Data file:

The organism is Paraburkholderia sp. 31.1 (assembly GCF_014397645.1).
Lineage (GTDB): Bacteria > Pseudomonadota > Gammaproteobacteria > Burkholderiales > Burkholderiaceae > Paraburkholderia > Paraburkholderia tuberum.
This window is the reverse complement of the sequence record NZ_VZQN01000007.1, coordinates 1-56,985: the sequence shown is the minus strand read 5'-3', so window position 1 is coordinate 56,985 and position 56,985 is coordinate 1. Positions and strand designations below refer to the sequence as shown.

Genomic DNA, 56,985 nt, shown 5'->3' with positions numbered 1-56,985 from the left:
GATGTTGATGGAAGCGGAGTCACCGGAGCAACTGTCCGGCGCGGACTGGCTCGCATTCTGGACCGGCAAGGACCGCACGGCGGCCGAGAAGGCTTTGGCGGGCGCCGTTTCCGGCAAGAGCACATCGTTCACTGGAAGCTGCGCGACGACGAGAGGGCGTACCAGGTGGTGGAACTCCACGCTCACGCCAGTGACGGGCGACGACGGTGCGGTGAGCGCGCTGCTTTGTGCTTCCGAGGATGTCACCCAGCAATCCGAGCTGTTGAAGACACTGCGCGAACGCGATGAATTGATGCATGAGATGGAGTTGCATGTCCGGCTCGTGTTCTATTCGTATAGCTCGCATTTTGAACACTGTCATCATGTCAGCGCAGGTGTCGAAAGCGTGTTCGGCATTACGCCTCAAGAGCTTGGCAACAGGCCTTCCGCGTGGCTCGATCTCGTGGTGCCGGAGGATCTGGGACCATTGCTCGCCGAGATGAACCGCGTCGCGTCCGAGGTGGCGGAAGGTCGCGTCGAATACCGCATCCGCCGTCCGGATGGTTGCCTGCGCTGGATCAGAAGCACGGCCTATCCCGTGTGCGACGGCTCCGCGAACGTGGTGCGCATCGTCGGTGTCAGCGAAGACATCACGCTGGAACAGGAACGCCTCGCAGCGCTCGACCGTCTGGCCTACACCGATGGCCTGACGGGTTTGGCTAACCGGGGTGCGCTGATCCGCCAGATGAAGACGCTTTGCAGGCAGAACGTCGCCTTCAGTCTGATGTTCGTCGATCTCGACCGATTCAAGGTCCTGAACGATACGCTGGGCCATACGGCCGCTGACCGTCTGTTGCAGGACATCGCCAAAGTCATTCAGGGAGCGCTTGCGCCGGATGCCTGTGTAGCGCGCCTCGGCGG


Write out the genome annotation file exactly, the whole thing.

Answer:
The organism is Paraburkholderia sp. 31.1 (assembly GCF_014397645.1).
Lineage (GTDB): Bacteria > Pseudomonadota > Gammaproteobacteria > Burkholderiales > Burkholderiaceae > Paraburkholderia > Paraburkholderia tuberum.
This window is the reverse complement of the sequence record NZ_VZQN01000007.1, coordinates 1-56,985: the sequence shown is the minus strand read 5'-3', so window position 1 is coordinate 56,985 and position 56,985 is coordinate 1. Positions and strand designations below refer to the sequence as shown.

Genomic DNA, 56,985 nt, shown 5'->3' with positions numbered 1-56,985 from the left:
GATGTTGATGGAAGCGGAGTCACCGGAGCAACTGTCCGGCGCGGACTGGCTCGCATTCTGGACCGGCAAGGACCGCACGGCGGCCGAGAAGGCTTTGGCGGGCGCCGTTTCCGGCAAGAGCACATCGTTCACTGGAAGCTGCGCGACGACGAGAGGGCGTACCAGGTGGTGGAACTCCACGCTCACGCCAGTGACGGGCGACGACGGTGCGGTGAGCGCGCTGCTTTGTGCTTCCGAGGATGTCACCCAGCAATCCGAGCTGTTGAAGACACTGCGCGAACGCGATGAATTGATGCATGAGATGGAGTTGCATGTCCGGCTCGTGTTCTATTCGTATAGCTCGCATTTTGAACACTGTCATCATGTCAGCGCAGGTGTCGAAAGCGTGTTCGGCATTACGCCTCAAGAGCTTGGCAACAGGCCTTCCGCGTGGCTCGATCTCGTGGTGCCGGAGGATCTGGGACCATTGCTCGCCGAGATGAACCGCGTCGCGTCCGAGGTGGCGGAAGGTCGCGTCGAATACCGCATCCGCCGTCCGGATGGTTGCCTGCGCTGGATCAGAAGCACGGCCTATCCCGTGTGCGACGGCTCCGCGAACGTGGTGCGCATCGTCGGTGTCAGCGAAGACATCACGCTGGAACAGGAACGCCTCGCAGCGCTCGACCGTCTGGCCTACACCGATGGCCTGACGGGTTTGGCTAACCGGGGTGCGCTGATCCGCCAGATGAAGACGCTTTGCAGGCAGAACGTCGCCTTCAGTCTGATGTTCGTCGATCTCGACCGATTCAAGGTCCTGAACGATACGCTGGGCCATACGGCCGCTGACCGTCTGTTGCAGGACATCGCCAAAGTCATTCAGGGAGCGCTTGCGCCGGATGCCTGTGTAGCGCGCCTCGGCGG